This blog post is the latest in our running series covering the ongoing battle over Mandatory Arbitration Agreements in Employment.

To recap, On October 10, 2019, California Assembly Bill 51 (“AB 51”) was signed into law, adding Section 432.6 to the California Labor Code. It prohibits California employers from requiring applicants to sign mandatory arbitration agreements as a condition of employment or in exchange for any employment-related benefit. AB 51 also prohibits employers from retaliating against applicants or employees who refuse to sign mandatory arbitration agreements by terminating their employment or taking other retaliatory actions. Under the law, even and an opt out process is still considered a mandatory arbitration agreement. AB 51 does not apply to agreements that have already been signed before January 1, 2020, and only applies to those dated January 1, 2020, or after. Employers who violate the law as drafted could be subject to injunctive relief, lost wages, attorney’s fees, and a violation is considered a misdemeanor under California Labore Code section 433.

AB51’s Ban on Mandatory Arbitration Agreements was immediately challenged in court

In February 2020, Judge Mueller of the Eastern District of California issued a preliminary injunction (as a result of litigation brought by the Chamber of Commerce of the United States and other business groups.  The injunction effectively prevented AB51’s ban on mandatory arbitration from taking effect.  This is where our last article left off.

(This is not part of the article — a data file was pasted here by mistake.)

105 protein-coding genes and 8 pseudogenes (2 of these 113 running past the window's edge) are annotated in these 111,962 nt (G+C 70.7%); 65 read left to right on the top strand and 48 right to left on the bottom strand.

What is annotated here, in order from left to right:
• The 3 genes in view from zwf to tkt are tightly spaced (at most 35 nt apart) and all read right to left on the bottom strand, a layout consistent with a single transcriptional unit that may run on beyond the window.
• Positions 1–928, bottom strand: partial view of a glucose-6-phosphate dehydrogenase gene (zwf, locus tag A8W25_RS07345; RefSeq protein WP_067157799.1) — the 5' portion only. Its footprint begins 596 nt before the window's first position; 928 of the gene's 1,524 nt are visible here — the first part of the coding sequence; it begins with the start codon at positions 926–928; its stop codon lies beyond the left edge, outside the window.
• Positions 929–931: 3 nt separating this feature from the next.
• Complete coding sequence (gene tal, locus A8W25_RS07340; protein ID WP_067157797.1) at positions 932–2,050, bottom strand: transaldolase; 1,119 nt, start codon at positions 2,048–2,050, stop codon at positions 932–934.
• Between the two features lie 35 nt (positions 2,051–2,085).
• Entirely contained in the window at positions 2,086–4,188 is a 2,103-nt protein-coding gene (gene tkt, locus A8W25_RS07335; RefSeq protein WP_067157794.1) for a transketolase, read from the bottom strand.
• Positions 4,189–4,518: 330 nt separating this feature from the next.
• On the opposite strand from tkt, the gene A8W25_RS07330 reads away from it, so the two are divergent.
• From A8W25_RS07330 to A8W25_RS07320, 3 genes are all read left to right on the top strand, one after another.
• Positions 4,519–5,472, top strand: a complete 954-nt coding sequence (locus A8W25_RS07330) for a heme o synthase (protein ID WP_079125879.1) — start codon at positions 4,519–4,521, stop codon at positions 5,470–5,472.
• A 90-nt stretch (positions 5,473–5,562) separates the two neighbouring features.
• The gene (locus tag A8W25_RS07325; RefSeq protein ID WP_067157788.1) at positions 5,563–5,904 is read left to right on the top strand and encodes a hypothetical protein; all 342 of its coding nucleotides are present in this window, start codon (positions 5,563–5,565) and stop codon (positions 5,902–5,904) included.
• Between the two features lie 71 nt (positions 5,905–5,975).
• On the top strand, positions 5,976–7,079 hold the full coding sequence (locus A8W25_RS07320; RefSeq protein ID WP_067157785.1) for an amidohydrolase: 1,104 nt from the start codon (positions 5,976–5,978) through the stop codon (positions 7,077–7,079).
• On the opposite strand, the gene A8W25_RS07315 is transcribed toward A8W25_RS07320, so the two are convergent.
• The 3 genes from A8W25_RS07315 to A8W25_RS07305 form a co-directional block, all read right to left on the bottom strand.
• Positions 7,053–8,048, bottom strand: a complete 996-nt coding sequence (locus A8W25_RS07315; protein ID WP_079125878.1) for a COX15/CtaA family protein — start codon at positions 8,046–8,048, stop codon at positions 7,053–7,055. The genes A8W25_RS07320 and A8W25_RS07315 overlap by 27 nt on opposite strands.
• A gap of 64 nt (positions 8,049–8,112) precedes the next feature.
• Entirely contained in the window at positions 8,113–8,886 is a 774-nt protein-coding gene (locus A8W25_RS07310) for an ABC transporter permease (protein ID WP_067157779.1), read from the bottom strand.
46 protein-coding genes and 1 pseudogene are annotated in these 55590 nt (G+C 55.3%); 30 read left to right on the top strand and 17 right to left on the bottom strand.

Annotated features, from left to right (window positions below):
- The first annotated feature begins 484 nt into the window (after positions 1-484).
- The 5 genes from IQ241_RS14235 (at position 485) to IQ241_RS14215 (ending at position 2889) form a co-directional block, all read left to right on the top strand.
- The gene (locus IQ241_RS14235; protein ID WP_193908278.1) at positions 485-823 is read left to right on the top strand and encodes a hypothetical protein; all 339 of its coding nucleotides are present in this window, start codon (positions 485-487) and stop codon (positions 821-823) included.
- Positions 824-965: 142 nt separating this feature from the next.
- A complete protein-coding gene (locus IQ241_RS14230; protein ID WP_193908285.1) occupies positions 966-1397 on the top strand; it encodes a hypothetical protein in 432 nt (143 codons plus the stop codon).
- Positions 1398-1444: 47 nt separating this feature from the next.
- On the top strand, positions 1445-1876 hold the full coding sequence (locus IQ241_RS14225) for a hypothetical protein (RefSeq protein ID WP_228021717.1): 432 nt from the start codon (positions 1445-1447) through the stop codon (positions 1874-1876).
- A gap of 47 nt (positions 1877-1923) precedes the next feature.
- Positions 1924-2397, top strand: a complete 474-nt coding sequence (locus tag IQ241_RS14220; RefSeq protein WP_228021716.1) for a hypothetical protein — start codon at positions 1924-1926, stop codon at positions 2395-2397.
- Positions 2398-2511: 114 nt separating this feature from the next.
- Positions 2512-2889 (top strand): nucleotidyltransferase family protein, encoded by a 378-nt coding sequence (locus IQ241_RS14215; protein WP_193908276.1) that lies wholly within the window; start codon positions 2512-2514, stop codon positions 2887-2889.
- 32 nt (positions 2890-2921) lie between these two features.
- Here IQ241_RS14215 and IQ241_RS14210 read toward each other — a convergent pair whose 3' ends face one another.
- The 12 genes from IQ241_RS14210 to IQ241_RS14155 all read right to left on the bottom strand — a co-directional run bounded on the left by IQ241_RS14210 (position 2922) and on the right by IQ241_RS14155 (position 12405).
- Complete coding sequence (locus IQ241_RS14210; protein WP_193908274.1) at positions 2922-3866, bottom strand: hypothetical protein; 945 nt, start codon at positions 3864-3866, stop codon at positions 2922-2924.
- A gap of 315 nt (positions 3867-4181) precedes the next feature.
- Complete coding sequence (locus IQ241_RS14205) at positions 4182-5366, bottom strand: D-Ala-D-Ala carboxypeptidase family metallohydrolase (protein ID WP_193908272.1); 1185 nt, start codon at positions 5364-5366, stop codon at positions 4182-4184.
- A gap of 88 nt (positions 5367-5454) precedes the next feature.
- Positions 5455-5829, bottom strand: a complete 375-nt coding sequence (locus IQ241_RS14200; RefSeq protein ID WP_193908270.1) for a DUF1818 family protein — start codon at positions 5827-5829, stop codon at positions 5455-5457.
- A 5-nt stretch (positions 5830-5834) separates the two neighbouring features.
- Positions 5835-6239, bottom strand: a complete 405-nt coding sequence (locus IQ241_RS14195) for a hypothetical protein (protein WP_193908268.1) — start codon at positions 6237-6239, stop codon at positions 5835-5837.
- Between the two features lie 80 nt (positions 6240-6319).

Between our last article and this article, California appealed……and there was the Covid-19 pandemic.

On September 15, 2021, a three judge Ninth Circuit panel held in a split decision that AB 51 is not fully preempted by the Federal Arbitration Act. In the panel’s decision in U.S. Chamber of Commerce et al. v. Rob Bonta et al., case number 20-15291, Judge Fletcher joined Judge Lucero’s majority opinion which concluded that the Federal Arbitration Act (“FAA”) doesn’t preclude arbitration agreements, but merely requires that arbitration agreements between workers and their employers be entered into voluntarily and consensually. Additionally, the panel ruled that the civil and criminal penalties associated with AB 51 “stand as an obstacle to the purpose of the FAA” and declared those aspects of AB 51 preempted by the FAA — in other words not enforceable.

What happened next? 

On October 20, 2021, the Chamber of Commerce filed a petition for en banc review by the Ninth Circuit. As a result of this petition being granted, the Ninth Circuit panel’s September 15, 2021, decision to vacate the district court’s preliminary injunction is stayed, and therefore AB 51’s ban on mandatory arbitration agreements is still enjoined pending the outcome of future rulings.

On February 14, 2022, the same three judge Ninth Circuit panel announced that the rehearing en banc will be deferred until the U.S. Supreme Court decides relevant issues in Viking River Cruises Inc. v. Moriana. This decision was also split with Judges Lucero and Fletcher making the majority, and Judge Ikuta dissenting.

In Viking, the U.S. Supreme Court will decide whether claims brought under California’s Private Attorneys General Act, which allows workers to sue on behalf of the state of California for labor law violations, can survive federal arbitration requirements. Viking is scheduled for oral arguments on March 30, 2022.